Songs of Robert Burns/How pleasant the banks of the clear winding Devon

Free texts and images.
Jump to: navigation, search
Songs of Robert Burns ~ How pleasant the banks of the clear winding Devon
James C. Dick
No. 25. From "The Songs by Robert Burns". A Study in Tone-Poetry. Published by Henry Frowde. London, Edinburgh, Glasgow, and New York 1903. Source «traditionalmusic»


No. 25. How pleasant the banks.

Tune: Bhannerach dhon na chrie Scots Musical Museum, 1788, No. 157.

* * *

How pleasant the banks of the clear winding Devon,
With green spreading bushes and flow'rs blooming fair!
But the boniest flow'r on the banks of the Devon
Was once a sweet bud on the braes of the Ayr.
Mild be the sun on this sweet blushing flower,
In the gay rosy morn, as it bathes in the dew!
And gentle the fall of the soft vernal shower,
That steals on the evening each leaf to renew!


* * *

O, spare the dear blossom, ye orient breezes,
With chill, hoary wing as ye usher the dawn!
And far be thou distant, thou reptile that seizes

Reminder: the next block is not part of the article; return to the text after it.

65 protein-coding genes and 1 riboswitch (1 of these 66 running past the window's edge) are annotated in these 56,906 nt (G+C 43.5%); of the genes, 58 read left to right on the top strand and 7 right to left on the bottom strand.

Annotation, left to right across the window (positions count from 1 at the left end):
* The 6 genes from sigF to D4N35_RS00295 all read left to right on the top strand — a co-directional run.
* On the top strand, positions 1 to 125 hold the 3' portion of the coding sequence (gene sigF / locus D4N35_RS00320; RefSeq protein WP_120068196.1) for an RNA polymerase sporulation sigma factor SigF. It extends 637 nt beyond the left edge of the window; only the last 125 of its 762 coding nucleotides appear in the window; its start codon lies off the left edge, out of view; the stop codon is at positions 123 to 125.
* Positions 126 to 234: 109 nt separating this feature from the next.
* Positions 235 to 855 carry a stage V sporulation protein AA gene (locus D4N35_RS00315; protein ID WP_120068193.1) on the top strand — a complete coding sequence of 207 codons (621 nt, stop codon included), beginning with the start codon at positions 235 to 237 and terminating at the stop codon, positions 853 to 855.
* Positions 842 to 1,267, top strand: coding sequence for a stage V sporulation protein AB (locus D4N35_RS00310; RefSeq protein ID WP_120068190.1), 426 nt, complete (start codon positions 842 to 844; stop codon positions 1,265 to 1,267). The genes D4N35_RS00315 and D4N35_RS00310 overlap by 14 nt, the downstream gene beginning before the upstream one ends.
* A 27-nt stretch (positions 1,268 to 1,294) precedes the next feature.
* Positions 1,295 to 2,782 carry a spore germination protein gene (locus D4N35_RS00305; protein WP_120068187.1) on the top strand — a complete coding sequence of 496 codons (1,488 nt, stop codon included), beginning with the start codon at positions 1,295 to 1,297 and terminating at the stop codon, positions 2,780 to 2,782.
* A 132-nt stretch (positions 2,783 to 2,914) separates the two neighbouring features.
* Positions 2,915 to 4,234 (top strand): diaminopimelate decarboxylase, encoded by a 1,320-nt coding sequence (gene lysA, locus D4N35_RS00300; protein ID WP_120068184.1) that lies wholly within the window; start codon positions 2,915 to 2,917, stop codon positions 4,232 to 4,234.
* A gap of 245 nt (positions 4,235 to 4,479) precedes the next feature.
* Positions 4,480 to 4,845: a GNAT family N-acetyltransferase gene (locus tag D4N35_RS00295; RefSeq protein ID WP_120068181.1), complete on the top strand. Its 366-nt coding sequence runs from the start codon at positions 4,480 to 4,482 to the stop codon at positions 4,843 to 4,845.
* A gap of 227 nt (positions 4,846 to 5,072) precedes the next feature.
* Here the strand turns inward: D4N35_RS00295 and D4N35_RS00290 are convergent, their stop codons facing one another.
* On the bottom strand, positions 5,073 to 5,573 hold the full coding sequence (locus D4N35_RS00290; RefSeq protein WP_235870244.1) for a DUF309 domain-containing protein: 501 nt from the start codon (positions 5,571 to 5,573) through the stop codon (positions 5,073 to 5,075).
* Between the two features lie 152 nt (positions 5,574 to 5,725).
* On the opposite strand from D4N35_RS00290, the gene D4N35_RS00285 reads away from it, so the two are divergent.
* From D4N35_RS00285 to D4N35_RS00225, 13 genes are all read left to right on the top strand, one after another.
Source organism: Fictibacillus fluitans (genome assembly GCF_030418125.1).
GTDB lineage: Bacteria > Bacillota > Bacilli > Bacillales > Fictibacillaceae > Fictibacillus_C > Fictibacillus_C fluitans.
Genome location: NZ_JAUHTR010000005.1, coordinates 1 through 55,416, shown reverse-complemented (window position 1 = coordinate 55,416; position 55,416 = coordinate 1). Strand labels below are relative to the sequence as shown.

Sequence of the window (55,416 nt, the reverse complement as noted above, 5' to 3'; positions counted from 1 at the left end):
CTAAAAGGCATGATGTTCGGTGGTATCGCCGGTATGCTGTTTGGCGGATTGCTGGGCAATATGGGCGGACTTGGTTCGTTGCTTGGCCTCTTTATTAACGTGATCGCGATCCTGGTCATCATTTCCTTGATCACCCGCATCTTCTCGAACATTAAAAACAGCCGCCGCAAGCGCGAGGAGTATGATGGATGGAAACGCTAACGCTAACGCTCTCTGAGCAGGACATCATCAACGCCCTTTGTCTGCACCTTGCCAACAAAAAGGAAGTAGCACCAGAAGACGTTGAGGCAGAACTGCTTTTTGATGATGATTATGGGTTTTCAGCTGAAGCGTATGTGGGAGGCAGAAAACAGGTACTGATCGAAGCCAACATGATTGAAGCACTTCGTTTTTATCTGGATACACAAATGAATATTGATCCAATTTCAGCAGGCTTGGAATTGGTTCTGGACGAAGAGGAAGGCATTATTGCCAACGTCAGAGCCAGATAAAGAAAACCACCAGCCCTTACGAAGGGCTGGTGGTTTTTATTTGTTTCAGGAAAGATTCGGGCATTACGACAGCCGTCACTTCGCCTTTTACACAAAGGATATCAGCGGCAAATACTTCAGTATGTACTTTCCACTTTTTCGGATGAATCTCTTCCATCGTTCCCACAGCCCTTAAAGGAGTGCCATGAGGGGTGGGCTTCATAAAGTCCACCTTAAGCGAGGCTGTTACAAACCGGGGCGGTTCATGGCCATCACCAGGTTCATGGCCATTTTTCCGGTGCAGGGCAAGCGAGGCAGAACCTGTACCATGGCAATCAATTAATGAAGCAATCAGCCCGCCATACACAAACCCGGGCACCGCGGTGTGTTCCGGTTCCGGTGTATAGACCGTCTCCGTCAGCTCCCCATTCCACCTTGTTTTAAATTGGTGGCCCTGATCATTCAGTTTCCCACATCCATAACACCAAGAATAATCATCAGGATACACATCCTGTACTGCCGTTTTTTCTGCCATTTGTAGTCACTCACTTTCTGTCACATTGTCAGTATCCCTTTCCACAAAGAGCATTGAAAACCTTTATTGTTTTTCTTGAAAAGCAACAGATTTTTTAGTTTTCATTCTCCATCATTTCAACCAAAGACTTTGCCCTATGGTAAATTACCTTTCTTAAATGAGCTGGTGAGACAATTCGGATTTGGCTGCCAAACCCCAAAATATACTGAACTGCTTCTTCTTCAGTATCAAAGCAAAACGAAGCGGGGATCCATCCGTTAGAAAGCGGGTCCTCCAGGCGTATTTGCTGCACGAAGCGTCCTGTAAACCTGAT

The verdure and pride of the garden or lawn!
Let Bourbon exult in his gay gilded lilies,
And England triumphant display her proud rose!
A fairer than either adorns the green vallies,
Where Devon, sweet Devon, meandering flows.


No. 25. How pleasant the banks of the clear winding Devon. Scots Musical Museum, 1788, No. 137, signed 'B.' Tune, Bhannerach dhon na chri. The MS. is in the British Museum. 'These verses were composed on a charming girl, a Miss Charlotte Hamilton, who is now married to James McKitrick Adair, Physician. She is sister to my worthy friend Gavin Hamilton, of Mauchline; and was born on the banks of the Ayr, but was, at the time I wrote these lines [Oct., 1787], residing at Harvieston, Clackmannanshire, on the romantic banks of the little river Devon. I first heard the air from a lady in Inverness, and got the notes taken down for this work' (i.e. the Scots Musical Museum). (Reliques, 1808, 243.)

The tune, Anglice, The brown dairy maid, communicated by Burns, was originally published in the Museum with his song. Another, but different rudimentary melody of the same title is in McDonald's Highland Airs, 1784, No. 103.